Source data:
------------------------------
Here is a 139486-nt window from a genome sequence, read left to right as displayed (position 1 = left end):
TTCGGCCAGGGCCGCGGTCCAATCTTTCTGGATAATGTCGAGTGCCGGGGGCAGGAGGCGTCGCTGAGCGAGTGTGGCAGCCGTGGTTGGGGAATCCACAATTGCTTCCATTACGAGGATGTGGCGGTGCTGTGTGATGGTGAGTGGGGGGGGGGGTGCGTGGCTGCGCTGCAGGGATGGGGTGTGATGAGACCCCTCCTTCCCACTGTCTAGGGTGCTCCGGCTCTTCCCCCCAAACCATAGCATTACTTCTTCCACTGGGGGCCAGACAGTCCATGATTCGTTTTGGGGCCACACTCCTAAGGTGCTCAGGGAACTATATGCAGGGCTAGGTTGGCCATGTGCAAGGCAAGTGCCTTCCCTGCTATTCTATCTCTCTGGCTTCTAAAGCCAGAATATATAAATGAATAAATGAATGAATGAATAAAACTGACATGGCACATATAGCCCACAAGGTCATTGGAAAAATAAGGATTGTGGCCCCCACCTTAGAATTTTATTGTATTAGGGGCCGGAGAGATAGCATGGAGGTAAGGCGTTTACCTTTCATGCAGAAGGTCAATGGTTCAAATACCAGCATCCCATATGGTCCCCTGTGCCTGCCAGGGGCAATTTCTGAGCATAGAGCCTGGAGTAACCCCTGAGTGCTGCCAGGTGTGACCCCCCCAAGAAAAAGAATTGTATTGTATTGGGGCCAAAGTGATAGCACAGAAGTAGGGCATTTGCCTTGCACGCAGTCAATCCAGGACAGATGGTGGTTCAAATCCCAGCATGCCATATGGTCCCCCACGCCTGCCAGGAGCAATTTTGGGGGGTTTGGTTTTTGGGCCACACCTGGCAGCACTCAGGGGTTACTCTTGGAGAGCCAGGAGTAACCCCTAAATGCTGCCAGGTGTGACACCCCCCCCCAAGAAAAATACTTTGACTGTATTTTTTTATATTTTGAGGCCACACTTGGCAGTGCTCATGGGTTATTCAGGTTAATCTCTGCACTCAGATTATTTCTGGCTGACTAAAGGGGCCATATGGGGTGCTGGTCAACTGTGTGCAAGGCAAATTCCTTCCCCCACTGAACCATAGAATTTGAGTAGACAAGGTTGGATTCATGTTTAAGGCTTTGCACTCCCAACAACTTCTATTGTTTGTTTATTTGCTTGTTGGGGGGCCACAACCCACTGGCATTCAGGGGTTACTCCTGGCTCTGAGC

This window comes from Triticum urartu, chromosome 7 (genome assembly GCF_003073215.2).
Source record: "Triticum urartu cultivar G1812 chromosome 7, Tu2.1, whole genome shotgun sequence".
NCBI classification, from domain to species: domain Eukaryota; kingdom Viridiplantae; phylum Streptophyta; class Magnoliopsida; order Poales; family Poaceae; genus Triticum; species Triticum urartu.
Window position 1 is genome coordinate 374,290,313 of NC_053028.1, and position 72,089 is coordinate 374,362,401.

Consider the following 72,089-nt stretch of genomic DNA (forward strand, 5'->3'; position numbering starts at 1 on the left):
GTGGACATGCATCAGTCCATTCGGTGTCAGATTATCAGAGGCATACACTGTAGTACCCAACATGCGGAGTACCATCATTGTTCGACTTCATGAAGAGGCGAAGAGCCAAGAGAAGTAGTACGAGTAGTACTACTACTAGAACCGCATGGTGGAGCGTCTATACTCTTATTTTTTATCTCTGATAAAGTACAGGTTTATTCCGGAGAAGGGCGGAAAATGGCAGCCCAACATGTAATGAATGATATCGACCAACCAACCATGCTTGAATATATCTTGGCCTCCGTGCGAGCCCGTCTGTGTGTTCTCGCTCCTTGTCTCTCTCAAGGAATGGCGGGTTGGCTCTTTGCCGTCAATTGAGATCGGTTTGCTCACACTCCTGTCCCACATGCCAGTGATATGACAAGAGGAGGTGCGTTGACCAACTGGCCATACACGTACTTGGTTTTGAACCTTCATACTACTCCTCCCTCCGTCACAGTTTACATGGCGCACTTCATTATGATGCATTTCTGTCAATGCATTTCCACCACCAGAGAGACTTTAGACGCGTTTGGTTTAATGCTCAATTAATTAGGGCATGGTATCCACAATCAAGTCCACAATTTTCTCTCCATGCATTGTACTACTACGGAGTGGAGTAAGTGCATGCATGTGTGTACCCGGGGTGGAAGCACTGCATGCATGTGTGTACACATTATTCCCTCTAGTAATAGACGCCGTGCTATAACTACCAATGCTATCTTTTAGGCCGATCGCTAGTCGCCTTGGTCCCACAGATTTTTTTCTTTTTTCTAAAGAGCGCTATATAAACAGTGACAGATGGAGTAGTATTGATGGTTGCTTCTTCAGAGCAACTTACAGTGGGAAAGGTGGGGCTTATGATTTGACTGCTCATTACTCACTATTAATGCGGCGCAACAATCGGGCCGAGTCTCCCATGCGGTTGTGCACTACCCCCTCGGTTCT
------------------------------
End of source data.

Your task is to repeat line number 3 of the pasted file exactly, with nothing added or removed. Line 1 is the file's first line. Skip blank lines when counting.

This window comes from Triticum urartu, chromosome 7 (genome assembly GCF_003073215.2).